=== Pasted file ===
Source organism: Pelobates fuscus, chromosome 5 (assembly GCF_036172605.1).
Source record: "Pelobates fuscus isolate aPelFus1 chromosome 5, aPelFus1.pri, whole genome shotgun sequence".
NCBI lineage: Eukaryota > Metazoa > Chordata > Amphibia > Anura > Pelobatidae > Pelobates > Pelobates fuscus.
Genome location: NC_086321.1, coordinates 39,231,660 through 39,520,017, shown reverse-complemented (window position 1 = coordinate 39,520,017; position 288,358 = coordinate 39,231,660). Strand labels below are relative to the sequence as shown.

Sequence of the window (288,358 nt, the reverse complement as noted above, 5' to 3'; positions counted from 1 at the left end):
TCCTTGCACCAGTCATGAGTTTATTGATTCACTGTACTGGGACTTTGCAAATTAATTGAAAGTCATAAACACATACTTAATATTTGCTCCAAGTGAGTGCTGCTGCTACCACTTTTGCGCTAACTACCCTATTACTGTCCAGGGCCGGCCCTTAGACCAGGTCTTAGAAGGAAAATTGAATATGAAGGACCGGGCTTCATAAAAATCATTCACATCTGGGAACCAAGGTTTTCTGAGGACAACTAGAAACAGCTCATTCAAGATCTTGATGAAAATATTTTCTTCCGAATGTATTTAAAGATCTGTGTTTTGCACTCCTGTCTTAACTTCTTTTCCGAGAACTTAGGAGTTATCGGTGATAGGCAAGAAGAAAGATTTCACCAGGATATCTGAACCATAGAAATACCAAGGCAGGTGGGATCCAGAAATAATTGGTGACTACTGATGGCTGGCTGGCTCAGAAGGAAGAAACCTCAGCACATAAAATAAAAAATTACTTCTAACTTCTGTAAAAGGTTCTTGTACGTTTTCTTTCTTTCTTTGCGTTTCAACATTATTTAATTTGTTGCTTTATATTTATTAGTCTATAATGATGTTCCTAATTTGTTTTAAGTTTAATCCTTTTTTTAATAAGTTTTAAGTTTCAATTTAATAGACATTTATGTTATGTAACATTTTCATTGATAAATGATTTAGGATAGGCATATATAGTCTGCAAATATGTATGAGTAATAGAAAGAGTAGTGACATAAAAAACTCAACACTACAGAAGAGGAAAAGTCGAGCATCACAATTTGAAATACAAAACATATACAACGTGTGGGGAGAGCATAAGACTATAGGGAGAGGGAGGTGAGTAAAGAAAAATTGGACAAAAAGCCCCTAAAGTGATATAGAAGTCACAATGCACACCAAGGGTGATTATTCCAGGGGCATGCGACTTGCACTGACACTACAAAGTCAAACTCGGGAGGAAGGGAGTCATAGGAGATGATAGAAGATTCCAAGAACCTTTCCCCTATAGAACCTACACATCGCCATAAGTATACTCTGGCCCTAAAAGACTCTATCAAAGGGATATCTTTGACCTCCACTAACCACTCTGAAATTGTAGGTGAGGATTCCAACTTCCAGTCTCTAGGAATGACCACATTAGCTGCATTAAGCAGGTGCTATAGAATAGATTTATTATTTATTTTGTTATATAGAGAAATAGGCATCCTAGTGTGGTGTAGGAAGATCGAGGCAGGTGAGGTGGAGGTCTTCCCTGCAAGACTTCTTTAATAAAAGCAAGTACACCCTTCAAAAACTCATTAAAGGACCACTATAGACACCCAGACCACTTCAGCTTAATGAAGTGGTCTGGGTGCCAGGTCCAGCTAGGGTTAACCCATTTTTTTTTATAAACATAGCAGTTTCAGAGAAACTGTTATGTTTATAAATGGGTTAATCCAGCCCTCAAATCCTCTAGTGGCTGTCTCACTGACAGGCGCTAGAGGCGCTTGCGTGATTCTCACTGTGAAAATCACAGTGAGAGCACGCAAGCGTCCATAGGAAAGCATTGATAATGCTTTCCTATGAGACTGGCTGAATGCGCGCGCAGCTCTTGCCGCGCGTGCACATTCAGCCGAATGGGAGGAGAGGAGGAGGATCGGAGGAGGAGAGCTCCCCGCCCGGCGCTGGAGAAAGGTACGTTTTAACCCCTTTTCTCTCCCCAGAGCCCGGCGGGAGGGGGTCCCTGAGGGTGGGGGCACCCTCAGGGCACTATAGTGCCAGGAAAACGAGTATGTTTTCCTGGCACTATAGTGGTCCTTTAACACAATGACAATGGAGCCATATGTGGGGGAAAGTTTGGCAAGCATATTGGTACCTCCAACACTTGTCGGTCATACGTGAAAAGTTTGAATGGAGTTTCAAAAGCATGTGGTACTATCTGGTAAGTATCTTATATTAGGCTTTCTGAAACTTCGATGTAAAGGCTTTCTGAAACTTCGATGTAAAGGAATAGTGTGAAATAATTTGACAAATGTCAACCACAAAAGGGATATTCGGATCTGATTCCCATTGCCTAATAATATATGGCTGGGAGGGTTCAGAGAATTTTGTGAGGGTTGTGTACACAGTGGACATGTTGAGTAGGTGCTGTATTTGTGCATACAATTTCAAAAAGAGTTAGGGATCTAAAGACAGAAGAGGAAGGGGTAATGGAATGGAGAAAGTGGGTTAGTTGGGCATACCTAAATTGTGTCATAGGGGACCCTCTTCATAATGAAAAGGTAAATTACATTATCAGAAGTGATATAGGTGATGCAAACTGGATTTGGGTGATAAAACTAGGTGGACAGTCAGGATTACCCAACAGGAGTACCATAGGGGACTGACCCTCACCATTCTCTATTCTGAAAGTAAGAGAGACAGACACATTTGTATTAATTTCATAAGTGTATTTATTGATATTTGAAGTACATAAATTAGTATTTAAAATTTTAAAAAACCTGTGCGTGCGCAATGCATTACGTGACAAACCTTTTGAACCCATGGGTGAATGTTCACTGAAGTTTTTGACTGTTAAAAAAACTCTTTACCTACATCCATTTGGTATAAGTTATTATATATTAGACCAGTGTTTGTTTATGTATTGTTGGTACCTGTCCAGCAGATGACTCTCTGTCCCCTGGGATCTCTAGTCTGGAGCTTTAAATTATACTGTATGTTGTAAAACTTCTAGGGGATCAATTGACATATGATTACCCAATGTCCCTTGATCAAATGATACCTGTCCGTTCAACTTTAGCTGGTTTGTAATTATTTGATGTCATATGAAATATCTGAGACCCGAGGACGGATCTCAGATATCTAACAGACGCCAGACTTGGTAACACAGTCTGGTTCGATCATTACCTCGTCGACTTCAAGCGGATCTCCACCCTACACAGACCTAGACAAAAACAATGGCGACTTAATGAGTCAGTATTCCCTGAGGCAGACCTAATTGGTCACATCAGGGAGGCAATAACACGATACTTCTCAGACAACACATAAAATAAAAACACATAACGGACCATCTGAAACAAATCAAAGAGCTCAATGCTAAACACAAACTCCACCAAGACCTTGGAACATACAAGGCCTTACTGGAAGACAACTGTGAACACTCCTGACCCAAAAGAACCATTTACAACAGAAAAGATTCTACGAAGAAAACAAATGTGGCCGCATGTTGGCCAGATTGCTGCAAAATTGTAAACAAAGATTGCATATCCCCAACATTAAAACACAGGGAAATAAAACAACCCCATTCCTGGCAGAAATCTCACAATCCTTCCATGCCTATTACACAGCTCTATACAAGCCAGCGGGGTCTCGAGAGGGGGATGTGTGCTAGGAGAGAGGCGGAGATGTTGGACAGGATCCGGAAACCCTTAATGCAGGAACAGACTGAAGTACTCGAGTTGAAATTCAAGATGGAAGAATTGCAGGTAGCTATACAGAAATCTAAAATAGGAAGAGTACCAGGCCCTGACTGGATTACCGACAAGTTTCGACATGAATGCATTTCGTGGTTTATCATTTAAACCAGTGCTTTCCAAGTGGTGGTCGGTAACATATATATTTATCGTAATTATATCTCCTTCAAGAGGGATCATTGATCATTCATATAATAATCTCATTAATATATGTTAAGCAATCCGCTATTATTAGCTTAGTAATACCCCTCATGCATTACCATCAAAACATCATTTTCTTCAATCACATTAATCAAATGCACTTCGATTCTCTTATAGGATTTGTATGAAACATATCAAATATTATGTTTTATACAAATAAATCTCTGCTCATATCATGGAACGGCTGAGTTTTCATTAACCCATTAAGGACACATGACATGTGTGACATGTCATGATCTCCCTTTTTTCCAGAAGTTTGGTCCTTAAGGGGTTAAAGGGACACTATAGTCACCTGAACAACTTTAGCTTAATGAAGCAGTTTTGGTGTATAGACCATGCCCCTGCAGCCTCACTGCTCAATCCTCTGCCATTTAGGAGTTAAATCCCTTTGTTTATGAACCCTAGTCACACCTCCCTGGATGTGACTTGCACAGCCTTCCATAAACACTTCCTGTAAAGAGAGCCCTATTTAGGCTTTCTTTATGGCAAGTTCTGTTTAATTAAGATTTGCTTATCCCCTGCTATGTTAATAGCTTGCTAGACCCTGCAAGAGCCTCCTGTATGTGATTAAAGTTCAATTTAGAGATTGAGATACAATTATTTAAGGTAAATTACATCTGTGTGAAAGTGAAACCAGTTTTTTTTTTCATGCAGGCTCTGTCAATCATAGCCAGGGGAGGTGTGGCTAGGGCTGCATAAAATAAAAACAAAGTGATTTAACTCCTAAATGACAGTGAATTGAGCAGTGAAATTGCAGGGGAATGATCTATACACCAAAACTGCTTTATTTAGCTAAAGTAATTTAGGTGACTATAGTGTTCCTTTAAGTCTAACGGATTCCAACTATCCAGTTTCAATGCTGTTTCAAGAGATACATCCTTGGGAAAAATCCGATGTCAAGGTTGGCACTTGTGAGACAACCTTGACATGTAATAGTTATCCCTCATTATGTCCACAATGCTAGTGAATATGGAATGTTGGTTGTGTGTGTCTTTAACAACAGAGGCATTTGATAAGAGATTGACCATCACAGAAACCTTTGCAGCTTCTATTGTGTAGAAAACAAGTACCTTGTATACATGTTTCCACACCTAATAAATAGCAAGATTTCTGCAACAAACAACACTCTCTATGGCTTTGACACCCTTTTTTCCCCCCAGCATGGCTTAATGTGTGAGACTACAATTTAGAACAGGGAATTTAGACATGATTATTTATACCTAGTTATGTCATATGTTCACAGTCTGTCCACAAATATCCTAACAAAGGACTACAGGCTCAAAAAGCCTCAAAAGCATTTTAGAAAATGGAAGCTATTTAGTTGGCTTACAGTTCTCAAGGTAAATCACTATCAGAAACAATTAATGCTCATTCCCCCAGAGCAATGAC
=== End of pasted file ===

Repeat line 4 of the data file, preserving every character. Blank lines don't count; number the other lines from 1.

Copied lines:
Genome location: NC_086321.1, coordinates 39,231,660 through 39,520,017, shown reverse-complemented (window position 1 = coordinate 39,520,017; position 288,358 = coordinate 39,231,660). Strand labels below are relative to the sequence as shown.